Any additional information for contractors interested in bidding on FY 2021-22 projects? Check the Caltrans Contractors Corner website (http://ppmoe.dot.ca.gov/ des/oe/contractor-info.html). Best contact for contractors with questions? Caltrans Office Engineer website is the best place to start. For speci c information: http: ppmoe.dot.ca.gov des oe contact.html

LA METRO Highlights: • osecrans Mar uardt rade Separation Ad date 06/21, Project start 12/21 $100-150 million • I-105 ExpressLanes Construction Ad date 06/21, Project start 6/2022, $500 million • Soundwall Package 10 Ad date 0 21, Project start 02/22, $45-50 million • 605 South Street, Ad date 0 21, Project start 12/21, $15-20 million • VA Hospital Parking Structure Parking Lot, Ad date 07/21, Project start 12/21, $25-100 million The above projects are just a snapshot of items for une and uly. Where can contractors go to get more information about upcoming projects? www.metro.net. Continued on next page M AY 2 0 2 1

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Measure M2 Program

CONSTRUCTION special feature

MARKET FORECAST REPORT Construction Outlook (cont.)

Metropolitan Water District (MWD) Highlights

Orange County Transportation direction of the freeway segment. Continued right-ofway efforts will be underway this upcoming year as Authority (OCTA) well.

Goals in FY 2020-21

In FY 2020-21, the Freeway Program will continue construction on the I-405 Improvement Project. The project improvements include adding a general purpose lane in each direction of the I-405 Freeway from Euclid Street to the Interstate 605 (I-605) Interchange (Project K) and adding an additional lane in each direction that will combine with the existing HOV lane to provide dual tolled express lanes in each direction on the I-405 from SR-73 to I-605. The project is anticipated to be completed in the fall of 2023.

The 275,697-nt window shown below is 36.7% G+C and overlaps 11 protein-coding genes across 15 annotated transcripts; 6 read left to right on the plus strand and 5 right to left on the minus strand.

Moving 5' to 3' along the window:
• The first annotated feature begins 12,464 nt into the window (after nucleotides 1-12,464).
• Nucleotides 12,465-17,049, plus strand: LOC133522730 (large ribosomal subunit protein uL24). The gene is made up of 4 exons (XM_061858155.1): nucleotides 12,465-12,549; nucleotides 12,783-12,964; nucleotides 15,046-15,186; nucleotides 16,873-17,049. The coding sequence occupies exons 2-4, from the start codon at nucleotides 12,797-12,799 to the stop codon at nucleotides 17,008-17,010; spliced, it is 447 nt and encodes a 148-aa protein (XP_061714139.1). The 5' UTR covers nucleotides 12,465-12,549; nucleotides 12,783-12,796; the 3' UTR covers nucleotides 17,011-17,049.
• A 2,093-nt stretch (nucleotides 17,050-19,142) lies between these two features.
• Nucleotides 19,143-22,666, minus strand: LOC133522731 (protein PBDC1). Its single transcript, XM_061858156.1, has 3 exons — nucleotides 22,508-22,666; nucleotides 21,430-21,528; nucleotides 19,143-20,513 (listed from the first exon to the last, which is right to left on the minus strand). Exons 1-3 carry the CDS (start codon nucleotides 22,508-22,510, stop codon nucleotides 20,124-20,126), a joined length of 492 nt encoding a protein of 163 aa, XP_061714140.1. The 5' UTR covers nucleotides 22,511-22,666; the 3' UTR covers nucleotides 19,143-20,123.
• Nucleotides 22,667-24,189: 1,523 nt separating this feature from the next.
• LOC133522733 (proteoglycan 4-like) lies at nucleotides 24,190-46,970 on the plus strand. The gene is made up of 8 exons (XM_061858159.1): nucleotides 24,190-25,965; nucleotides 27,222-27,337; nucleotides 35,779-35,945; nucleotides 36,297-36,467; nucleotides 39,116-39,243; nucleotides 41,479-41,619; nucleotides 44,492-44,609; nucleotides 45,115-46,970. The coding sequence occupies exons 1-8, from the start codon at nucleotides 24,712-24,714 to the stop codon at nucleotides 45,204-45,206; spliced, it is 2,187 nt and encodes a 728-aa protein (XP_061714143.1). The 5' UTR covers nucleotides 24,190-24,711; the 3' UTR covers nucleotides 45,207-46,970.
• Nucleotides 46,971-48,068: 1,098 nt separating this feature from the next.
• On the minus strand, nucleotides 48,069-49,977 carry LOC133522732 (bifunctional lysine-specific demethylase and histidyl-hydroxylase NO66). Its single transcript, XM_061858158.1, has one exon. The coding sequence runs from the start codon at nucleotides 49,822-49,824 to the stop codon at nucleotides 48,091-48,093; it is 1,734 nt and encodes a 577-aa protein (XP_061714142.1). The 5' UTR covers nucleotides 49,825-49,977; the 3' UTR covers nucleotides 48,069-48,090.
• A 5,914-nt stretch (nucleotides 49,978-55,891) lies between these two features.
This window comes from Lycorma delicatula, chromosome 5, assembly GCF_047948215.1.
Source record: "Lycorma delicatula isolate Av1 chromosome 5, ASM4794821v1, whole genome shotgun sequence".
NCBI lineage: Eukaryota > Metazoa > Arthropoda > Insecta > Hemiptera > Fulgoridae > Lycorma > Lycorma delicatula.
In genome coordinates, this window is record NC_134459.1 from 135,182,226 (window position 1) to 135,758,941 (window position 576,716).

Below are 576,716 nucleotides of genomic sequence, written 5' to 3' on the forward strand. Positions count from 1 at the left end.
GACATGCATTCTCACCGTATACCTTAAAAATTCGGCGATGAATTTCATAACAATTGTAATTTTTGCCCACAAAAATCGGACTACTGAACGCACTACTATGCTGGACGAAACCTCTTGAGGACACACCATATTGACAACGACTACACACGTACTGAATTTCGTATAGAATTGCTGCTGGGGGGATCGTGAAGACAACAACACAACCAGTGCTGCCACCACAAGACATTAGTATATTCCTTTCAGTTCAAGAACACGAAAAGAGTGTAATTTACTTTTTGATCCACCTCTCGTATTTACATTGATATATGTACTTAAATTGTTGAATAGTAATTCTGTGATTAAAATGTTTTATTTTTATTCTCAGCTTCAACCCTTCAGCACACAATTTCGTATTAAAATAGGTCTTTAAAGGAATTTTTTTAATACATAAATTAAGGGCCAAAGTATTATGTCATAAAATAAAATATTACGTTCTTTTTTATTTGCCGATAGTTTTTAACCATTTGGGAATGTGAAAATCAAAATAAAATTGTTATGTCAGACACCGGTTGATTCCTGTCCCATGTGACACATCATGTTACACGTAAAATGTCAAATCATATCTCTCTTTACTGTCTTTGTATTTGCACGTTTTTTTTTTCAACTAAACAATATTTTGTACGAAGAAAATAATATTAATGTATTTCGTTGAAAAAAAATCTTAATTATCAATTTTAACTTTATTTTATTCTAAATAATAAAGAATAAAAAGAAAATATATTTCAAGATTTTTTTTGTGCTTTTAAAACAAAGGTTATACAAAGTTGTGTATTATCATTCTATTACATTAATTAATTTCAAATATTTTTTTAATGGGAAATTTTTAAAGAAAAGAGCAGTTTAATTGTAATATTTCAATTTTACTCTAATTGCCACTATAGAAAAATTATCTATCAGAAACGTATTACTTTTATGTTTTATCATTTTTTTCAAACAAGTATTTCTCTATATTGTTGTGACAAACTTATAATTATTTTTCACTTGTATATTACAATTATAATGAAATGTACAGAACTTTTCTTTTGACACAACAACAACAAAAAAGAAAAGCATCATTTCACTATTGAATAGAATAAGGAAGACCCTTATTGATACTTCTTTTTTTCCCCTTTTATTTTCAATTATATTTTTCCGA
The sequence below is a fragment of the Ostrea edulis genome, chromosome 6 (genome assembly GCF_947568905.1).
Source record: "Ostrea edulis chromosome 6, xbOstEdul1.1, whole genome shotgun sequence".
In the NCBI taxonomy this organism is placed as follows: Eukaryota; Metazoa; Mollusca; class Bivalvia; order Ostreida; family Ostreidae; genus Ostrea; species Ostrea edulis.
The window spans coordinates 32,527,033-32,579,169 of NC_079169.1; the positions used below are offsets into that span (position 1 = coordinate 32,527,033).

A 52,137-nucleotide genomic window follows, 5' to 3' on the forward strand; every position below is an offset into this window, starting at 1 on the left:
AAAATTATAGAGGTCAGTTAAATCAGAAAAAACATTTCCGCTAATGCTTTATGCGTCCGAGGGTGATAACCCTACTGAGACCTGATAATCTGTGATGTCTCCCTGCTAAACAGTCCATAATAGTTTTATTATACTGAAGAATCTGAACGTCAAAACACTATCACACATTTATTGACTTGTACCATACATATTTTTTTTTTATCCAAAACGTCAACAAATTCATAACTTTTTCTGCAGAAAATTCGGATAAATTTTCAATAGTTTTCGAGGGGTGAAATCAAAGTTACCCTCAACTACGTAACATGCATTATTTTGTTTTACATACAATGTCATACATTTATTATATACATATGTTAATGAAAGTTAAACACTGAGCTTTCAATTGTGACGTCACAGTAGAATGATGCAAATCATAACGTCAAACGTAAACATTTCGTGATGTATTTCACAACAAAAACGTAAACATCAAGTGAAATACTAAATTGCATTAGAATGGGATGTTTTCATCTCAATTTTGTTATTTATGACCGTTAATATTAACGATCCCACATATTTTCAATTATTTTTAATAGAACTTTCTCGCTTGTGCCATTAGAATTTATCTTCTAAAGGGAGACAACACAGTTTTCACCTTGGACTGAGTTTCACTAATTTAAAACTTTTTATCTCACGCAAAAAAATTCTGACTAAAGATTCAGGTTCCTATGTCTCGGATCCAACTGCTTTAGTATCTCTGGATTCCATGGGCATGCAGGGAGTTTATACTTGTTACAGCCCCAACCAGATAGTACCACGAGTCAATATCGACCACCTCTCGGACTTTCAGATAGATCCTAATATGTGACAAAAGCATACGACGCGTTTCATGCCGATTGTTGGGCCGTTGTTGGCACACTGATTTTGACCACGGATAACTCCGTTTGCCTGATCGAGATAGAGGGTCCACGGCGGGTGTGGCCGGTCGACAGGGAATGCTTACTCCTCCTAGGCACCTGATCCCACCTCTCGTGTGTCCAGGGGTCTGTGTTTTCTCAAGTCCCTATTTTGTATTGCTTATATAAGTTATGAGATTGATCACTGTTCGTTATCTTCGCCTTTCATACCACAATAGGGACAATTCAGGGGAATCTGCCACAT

Continuing to seek external state and federal grant and

fundingplanned opportunitiesbudget to leveragefor sales tax revenue Estimated budget for FY 2021-22: The total planned Estimated Budget: The total FY and deliver all M2 freeway projects as promised to the capital spending for FY 2020/21 and FY 2021/22 2020/21 is $1.43 billion voters of Orange County. of approximately $500 million (includes some non OCTA Highlights: APPROVED BUDGET FISCAL YEAR 2020-21 • M2 (Measure 2) “hard” non-construction costs). In coordination with Caltrans, OCTA looks forward administered by OCTA, MWD Highlights: to completing construction on the I-5 project between billions SR-55 and SR-57 (Projectgenerates A) to improve traffic flow onof • Colorado River Aqueduct Reliability: Complete this portion of the I-5 freeway by increasing it from one dollars to improve construction of the 6.9 kV Power Cables to two carpool lanes in each direction with continuous transportation—allocates access. Replacement, Main Pumping Plants Discharge 43% of funds to freeway Line Isolation Bulkhead Couplings, Pump Plant Another goal for the upcoming FY is to award a contract and begin construction on the SR-55 project projects, 32% tofrom streets and Sump System ehabilitation, and Pumping I-405 to I-5 (Project F). This project will add one generroads, and 25% to transit Plants Crane Improvements projects. al purpose lane and one additional HOV lane in each projects. • Distribution System eliability: Complete the F Y 2 0 2 0 - 2 1 A p p r o v e d B u d g e t 21 – Freeway Program designs and start construction for the Casa Loma will continue construction on the 1-405 Siphon Barrel No. 1 eplacement and Santa Improvement Project; the I-5 project between Monica Feeder Cast Iron Pipe Rehabilitation S 55 and S 5 (Project A) construction Projects. Complete construction of the Orange will begin on the S 55 project from 1 05 to County C D Team Support Facility. Begin the I-5 (Project F) design of the Lake Mathews Forebay Pressure Streets and oads Program estimates 55.6 Control Structure and Bypass project. million to local agencies (Project O) • Right of Way and Infrastructure: Protection – M2 Transit Program will allocate M2 Funds Start construction of pipeline protection and for the Metrolink Service Expansion (Project access improvements in the Orange County R) to support the Rail Program in Orange egion. Continue e ort to develop and certify County. programmatic E s for the western San • Rail Program: begin construction of the Anaheim Bernardino, Los Angeles, iverside and San Canyon Station improvements initiate design Diego County regions. environmental phases of the rvine Station ORANGE COUNTY TRANSPORTATION AUTHORITY FY 2020-21 Approved Budget I